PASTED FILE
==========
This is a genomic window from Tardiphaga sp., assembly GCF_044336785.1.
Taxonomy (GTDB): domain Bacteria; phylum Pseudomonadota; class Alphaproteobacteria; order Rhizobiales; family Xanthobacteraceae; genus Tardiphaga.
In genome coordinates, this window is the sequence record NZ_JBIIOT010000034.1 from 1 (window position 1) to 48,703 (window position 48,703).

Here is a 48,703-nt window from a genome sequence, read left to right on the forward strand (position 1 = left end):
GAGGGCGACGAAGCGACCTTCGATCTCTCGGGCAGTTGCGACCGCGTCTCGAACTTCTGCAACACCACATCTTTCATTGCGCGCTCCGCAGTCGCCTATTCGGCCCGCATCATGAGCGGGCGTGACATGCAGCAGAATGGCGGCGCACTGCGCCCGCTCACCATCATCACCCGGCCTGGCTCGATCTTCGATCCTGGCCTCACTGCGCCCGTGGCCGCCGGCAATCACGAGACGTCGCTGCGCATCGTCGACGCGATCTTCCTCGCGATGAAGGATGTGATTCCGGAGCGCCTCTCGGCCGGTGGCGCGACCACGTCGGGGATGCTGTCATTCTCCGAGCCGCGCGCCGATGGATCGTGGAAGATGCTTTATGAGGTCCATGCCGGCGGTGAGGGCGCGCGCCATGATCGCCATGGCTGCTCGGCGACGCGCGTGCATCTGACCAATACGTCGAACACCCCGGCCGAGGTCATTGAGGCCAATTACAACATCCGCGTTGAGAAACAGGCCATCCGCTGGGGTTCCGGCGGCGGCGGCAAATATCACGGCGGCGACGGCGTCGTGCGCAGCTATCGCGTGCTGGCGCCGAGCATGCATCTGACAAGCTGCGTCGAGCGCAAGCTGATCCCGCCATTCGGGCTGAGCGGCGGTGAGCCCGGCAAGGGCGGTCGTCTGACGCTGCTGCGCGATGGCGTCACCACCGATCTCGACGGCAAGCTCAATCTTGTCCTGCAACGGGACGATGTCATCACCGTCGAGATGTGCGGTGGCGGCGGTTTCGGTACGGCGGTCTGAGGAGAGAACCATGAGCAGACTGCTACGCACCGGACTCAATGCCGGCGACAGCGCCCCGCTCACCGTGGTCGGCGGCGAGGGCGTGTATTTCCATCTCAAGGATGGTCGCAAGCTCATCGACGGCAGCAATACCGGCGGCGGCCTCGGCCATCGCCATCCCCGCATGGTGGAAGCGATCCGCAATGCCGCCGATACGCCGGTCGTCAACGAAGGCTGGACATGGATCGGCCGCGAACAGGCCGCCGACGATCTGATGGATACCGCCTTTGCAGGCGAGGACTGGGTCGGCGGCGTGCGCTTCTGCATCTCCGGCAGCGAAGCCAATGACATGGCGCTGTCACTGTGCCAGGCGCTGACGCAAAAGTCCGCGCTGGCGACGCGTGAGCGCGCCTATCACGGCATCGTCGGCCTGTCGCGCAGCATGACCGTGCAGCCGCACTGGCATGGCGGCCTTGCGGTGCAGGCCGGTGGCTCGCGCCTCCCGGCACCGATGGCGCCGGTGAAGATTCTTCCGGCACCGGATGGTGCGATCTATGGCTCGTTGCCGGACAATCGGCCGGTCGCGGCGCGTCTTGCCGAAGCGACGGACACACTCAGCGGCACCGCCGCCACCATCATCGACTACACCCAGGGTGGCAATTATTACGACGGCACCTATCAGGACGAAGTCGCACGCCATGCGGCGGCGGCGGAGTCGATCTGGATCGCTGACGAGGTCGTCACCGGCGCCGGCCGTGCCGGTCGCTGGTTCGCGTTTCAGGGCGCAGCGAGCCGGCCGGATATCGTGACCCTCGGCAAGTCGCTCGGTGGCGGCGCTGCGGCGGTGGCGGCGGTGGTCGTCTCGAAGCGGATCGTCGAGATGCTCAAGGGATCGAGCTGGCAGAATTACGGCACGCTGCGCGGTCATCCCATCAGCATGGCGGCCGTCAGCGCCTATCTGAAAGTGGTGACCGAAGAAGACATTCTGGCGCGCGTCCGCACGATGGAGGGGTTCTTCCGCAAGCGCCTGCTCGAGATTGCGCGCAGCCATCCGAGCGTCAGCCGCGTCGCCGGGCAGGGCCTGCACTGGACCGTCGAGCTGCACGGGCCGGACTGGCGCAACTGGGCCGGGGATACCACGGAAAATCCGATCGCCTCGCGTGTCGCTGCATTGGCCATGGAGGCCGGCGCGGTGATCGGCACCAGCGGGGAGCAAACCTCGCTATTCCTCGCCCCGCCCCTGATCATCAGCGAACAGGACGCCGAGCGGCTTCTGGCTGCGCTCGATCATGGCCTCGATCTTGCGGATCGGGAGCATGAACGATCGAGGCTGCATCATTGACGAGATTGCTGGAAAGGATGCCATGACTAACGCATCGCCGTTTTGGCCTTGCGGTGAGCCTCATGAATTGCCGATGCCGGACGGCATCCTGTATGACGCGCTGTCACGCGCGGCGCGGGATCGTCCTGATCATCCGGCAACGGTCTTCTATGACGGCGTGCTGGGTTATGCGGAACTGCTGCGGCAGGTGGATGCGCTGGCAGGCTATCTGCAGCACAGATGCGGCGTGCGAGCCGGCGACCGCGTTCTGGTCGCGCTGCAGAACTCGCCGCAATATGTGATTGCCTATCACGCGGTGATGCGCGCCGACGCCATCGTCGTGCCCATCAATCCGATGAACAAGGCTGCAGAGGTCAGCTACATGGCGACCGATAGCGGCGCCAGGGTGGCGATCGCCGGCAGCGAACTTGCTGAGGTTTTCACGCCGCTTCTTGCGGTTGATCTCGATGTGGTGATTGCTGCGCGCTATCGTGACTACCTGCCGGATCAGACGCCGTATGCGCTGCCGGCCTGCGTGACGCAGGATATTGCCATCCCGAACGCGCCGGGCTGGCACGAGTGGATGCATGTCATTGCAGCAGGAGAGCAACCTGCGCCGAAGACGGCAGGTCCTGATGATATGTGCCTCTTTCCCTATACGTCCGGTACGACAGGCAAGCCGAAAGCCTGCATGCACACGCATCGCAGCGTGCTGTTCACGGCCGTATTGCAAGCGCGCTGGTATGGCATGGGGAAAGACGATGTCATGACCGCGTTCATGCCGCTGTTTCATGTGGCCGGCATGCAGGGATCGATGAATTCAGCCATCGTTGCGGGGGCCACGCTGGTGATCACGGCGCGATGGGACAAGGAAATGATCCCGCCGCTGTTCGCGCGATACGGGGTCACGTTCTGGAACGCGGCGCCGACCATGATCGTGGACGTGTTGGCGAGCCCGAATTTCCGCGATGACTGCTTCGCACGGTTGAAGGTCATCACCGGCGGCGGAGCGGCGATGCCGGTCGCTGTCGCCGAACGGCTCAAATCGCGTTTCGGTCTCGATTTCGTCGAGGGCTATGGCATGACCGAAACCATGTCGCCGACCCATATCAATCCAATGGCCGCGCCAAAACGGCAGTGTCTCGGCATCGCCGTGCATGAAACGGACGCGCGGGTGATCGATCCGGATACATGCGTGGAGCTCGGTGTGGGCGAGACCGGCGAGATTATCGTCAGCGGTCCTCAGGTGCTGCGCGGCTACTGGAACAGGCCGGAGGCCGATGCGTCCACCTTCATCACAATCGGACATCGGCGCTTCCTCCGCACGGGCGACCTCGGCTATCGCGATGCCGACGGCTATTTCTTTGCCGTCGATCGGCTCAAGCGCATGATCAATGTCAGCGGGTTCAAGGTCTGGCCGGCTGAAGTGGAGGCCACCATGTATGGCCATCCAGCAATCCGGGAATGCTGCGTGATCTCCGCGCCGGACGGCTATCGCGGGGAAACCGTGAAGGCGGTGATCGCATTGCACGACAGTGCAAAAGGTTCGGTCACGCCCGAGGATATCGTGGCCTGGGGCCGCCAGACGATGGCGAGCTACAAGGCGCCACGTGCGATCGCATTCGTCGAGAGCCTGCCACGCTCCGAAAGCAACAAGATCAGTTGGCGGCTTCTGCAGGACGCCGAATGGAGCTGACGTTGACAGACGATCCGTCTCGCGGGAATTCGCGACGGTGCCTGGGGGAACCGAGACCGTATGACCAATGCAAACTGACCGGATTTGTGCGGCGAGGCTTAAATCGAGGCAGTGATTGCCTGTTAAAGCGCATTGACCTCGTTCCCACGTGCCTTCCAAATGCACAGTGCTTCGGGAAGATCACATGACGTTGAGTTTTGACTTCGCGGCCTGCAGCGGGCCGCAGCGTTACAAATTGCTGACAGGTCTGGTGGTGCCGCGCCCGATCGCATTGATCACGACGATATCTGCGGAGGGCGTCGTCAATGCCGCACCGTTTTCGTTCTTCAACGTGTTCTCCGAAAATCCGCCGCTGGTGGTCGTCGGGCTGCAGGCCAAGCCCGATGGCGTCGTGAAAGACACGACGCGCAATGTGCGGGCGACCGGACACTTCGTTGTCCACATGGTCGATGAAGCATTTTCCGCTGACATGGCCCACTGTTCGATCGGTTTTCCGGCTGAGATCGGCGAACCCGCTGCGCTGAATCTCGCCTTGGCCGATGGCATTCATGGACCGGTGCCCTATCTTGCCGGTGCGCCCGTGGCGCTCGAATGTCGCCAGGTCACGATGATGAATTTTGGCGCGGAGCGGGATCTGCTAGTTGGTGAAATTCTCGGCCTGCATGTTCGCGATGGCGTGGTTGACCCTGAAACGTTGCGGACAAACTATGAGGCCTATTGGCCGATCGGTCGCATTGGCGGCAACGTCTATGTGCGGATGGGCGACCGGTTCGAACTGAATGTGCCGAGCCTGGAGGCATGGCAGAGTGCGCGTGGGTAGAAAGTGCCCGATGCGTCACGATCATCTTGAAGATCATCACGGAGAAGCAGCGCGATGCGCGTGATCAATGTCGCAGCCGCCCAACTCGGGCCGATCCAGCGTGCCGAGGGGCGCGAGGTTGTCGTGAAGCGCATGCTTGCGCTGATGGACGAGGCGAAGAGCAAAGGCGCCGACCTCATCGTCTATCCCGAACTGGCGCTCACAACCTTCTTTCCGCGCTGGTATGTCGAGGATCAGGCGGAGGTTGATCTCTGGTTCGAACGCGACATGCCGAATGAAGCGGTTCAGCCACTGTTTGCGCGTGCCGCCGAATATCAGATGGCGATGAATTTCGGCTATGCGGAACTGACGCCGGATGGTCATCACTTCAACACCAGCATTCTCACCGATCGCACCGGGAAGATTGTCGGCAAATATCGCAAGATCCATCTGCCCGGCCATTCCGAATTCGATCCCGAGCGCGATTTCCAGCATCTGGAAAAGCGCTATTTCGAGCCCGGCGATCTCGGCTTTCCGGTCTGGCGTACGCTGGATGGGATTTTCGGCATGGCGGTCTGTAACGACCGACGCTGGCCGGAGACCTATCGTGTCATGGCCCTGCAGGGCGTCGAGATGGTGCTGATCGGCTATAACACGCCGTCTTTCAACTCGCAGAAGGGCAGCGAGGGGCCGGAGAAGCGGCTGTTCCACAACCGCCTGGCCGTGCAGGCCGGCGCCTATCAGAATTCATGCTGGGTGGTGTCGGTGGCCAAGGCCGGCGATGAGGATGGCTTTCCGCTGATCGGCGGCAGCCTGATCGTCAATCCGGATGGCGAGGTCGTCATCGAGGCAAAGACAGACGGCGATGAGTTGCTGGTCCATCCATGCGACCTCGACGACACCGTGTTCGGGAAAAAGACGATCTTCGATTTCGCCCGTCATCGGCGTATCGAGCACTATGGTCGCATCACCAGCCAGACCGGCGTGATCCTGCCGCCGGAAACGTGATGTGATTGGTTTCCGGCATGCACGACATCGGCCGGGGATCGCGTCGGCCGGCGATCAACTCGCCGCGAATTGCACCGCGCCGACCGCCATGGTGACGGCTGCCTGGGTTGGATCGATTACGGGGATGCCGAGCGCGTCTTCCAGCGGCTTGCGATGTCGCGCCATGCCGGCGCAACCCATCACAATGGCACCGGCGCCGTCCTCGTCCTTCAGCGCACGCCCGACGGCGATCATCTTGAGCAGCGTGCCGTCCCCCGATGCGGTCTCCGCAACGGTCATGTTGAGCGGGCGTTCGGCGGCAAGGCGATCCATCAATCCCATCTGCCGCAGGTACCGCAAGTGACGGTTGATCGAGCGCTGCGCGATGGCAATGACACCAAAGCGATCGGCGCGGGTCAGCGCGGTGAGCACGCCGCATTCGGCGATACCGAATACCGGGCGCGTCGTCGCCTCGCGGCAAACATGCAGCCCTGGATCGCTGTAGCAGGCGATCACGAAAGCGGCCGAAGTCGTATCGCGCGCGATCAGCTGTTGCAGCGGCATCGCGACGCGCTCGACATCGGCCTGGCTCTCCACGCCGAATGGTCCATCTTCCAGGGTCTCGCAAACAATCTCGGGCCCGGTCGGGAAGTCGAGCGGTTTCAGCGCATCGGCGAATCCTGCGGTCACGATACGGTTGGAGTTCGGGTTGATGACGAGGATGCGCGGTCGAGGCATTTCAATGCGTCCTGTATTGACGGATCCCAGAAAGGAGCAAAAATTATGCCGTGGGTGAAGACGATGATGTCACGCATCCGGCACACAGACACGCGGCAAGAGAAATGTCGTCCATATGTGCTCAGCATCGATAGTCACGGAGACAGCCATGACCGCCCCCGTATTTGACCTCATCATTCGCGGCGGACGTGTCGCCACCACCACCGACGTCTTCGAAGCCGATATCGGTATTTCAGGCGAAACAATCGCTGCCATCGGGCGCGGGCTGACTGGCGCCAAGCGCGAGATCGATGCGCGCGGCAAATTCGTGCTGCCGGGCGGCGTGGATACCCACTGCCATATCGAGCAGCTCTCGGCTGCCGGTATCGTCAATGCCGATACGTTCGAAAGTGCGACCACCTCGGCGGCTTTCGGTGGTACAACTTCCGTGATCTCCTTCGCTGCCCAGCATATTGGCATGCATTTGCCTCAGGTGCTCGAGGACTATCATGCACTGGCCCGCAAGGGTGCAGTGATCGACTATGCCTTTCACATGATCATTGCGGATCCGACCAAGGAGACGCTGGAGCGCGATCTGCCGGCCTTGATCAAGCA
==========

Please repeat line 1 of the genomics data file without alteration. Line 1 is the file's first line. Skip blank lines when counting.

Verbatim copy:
This is a genomic window from Tardiphaga sp., assembly GCF_044336785.1.